This might sound familiar to those of you who are fans of ACT and its undergirding philosophy: functional contextualism. And that is indeed where I got it. But I suspect it's not a coincidence that this kind of pragmatism is also a deep Buddhist principle, because ACT is profoundly influenced by the non-dual spiritual traditions, Buddhism among them. Within Buddhist texts, you'll find injunctions not to get hung up on particular methods, or on rights and rituals. You'll find the doctrine of uppaya, or skillful means - the idea that many methods may be employed, if they get the job done. And, perhaps most fundamentally, you'll find the notion that the karmic significance of any action is decided by the intention with which it is done, not by the character of the action itself. So, again: Function Over Form.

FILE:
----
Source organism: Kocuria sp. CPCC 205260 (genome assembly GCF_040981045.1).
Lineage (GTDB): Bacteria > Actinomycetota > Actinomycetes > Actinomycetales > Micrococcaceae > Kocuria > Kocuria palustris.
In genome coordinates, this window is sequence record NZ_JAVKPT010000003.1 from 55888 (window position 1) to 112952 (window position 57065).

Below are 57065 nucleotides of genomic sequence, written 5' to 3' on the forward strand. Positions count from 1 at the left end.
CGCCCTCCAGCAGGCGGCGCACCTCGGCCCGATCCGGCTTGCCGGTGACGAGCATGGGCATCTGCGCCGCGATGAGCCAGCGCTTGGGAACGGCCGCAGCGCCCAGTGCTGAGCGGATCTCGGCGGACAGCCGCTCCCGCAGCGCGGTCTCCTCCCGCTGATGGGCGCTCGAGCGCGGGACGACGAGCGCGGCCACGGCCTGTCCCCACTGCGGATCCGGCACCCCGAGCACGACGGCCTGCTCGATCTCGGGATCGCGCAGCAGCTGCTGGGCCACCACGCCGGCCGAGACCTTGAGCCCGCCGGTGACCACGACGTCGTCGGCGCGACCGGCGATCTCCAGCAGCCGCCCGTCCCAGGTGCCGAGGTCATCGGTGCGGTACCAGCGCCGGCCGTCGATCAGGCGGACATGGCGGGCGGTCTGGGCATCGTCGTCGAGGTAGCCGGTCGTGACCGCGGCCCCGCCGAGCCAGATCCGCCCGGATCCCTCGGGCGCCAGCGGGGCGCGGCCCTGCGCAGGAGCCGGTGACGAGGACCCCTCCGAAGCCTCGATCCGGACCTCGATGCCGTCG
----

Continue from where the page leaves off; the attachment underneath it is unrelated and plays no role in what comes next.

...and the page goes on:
In day-to-day spiritual practice, this means that your job is to be clear about what you are trying to achieve, and then to think seriously about how best to achieve it. So, don't hop about randomly from technique to technique with no particular reason for doing so, other than that your mind is agitated and you get bored quickly. But equally, don't do things just because the teacher said so. Because everyone is different, and the teacher's advice, inevitably, is based partly on their own experience, which will not generalise perfectly to you, partly on some average of what they see in their students, which, again, will not fit perfectly for you, and perhaps also partly on dogma, which should not be sniffed at entirely (more on that in a future post) but should not be the final word. As the Buddha himself famously said in his Discourse to the Kalamas (presumably a tribe, rather than Mr and Mrs Kalama): "Believe nothing, no matter where you read it, no matter if I have said it, unless it agrees with your own reason and you own common sense."